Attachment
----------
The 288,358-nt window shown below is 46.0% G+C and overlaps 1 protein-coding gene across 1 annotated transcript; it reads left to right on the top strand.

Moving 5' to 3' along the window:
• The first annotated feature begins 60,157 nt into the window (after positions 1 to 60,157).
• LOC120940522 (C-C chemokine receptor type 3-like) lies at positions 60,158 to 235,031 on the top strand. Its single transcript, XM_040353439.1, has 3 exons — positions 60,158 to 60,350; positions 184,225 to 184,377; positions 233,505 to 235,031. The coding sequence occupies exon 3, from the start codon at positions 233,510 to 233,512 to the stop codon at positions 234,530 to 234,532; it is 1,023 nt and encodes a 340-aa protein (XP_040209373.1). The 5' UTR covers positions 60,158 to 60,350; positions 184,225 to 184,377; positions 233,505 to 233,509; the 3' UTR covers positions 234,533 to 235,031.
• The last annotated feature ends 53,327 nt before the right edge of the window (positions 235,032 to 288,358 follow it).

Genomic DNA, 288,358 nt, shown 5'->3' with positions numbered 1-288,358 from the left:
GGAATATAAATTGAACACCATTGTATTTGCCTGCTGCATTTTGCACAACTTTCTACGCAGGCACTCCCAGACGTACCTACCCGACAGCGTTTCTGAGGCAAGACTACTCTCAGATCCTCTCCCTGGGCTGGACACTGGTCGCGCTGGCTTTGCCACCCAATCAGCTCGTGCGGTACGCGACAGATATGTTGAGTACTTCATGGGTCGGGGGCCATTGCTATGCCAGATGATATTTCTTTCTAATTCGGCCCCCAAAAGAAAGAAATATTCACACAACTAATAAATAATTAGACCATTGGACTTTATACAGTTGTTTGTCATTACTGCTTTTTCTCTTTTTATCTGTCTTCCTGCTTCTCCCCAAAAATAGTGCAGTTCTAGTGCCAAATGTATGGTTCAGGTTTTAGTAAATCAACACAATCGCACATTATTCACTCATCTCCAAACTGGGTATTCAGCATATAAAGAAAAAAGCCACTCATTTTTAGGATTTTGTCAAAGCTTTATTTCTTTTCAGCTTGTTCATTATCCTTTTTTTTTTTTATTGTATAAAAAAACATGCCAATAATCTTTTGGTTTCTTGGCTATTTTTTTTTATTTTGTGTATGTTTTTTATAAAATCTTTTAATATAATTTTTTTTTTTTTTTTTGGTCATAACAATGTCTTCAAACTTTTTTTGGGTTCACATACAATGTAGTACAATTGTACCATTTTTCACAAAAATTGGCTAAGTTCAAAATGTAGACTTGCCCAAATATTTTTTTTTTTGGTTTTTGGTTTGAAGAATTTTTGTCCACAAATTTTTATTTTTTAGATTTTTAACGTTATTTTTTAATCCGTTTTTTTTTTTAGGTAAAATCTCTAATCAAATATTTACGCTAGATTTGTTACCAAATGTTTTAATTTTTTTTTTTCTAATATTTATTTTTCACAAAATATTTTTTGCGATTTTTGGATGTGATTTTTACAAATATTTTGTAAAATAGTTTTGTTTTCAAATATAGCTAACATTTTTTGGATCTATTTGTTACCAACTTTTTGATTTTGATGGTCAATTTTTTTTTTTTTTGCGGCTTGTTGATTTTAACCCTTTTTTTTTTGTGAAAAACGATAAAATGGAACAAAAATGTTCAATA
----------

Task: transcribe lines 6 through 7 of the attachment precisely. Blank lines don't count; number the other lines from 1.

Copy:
Genomic DNA, 288,358 nt, shown 5'->3' with positions numbered 1-288,358 from the left:
GGAATATAAATTGAACACCATTGTATTTGCCTGCTGCATTTTGCACAACTTTCTACGCAGGCACTCCCAGACGTACCTACCCGACAGCGTTTCTGAGGCAAGACTACTCTCAGATCCTCTCCCTGGGCTGGACACTGGTCGCGCTGGCTTTGCCACCCAATCAGCTCGTGCGGTACGCGACAGATATGTTGAGTACTTCATGGGTCGGGGGCCATTGCTATGCCAGATGATATTTCTTTCTAATTCGGCCCCCAAAAGAAAGAAATATTCACACAACTAATAAATAATTAGACCATTGGACTTTATACAGTTGTTTGTCATTACTGCTTTTTCTCTTTTTATCTGTCTTCCTGCTTCTCCCCAAAAATAGTGCAGTTCTAGTGCCAAATGTATGGTTCAGGTTTTAGTAAATCAACACAATCGCACATTATTCACTCATCTCCAAACTGGGTATTCAGCATATAAAGAAAAAAGCCACTCATTTTTAGGATTTTGTCAAAGCTTTATTTCTTTTCAGCTTGTTCATTATCCTTTTTTTTTTTTATTGTATAAAAAAACATGCCAATAATCTTTTGGTTTCTTGGCTATTTTTTTTTATTTTGTGTATGTTTTTTATAAAATCTTTTAATATAATTTTTTTTTTTTTTTTTGGTCATAACAATGTCTTCAAACTTTTTTTGGGTTCACATACAATGTAGTACAATTGTACCATTTTTCACAAAAATTGGCTAAGTTCAAAATGTAGACTTGCCCAAATATTTTTTTTTTTGGTTTTTGGTTTGAAGAATTTTTGTCCACAAATTTTTATTTTTTAGATTTTTAACGTTATTTTTTAATCCGTTTTTTTTTTTAGGTAAAATCTCTAATCAAATATTTACGCTAGATTTGTTACCAAATGTTTTAATTTTTTTTTTTCTAATATTTATTTTTCACAAAATATTTTTTGCGATTTTTGGATGTGATTTTTACAAATATTTTGTAAAATAGTTTTGTTTTCAAATATAGCTAACATTTTTTGGATCTATTTGTTACCAACTTTTTGATTTTGATGGTCAATTTTTTTTTTTTTTGCGGCTTGTTGATTTTAACCCTTTTTTTTTTGTGAAAAACGATAAAATGGAACAAAAATGTTCAATA